The Supreme Court said on Thursday it would not examine the Islamic custom of polygamy while hearing petitions challenging triple talaq, described as biased by several Muslim women who want the divorce practice scrapped.
A constitution bench of five judges, who have decided to work through the summer break, began hearing seven separate petitions challenging the divorce practice that allows a man to end his marriage by uttering the world talaq (I divorce you) thrice in a succession.
The court said it would examine if triple talaq was fundamental to Islam.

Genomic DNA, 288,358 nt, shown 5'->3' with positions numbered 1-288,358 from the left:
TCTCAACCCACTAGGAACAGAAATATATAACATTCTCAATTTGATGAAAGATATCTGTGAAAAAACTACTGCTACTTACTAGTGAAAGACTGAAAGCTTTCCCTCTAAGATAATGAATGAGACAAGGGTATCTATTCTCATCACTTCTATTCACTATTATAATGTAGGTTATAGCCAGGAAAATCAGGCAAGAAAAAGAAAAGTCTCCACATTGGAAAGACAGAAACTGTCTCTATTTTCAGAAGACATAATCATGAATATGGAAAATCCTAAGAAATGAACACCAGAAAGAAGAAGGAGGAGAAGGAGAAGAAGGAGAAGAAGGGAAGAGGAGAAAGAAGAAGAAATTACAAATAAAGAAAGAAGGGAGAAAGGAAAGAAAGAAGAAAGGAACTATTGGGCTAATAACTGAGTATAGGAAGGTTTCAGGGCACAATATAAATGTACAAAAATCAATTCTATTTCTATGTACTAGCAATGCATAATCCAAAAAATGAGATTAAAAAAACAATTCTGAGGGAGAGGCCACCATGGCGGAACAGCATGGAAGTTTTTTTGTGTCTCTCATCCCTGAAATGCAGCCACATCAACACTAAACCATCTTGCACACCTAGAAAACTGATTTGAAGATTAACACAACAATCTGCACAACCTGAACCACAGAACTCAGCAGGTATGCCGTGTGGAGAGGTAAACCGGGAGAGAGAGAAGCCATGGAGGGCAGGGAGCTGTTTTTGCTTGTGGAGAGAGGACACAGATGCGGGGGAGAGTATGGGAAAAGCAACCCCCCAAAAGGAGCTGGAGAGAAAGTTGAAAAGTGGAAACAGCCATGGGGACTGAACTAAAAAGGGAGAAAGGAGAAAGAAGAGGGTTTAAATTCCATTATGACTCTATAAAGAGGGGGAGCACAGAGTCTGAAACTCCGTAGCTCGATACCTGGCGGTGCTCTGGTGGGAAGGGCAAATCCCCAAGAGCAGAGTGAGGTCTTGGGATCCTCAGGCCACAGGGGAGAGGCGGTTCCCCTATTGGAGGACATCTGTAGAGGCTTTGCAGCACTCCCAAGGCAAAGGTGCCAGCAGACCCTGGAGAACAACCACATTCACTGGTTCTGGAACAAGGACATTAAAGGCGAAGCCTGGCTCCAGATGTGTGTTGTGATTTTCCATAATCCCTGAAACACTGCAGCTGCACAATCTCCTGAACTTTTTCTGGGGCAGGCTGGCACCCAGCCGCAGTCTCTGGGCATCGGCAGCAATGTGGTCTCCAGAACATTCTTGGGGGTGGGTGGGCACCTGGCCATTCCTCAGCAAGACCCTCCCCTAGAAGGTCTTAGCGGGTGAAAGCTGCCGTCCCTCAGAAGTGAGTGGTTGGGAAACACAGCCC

A bunch of petitions filed by Muslim women had sought an end to the divorce practice as well as polygamy, saying it violated their fundamental rights and was discriminatory.
The government, too, had told the court that triple talaq was unconstitutional and was against gender justice.
Several Muslim groups have opposed the change, saying courts and the government can’t interfere in the community’s personal laws.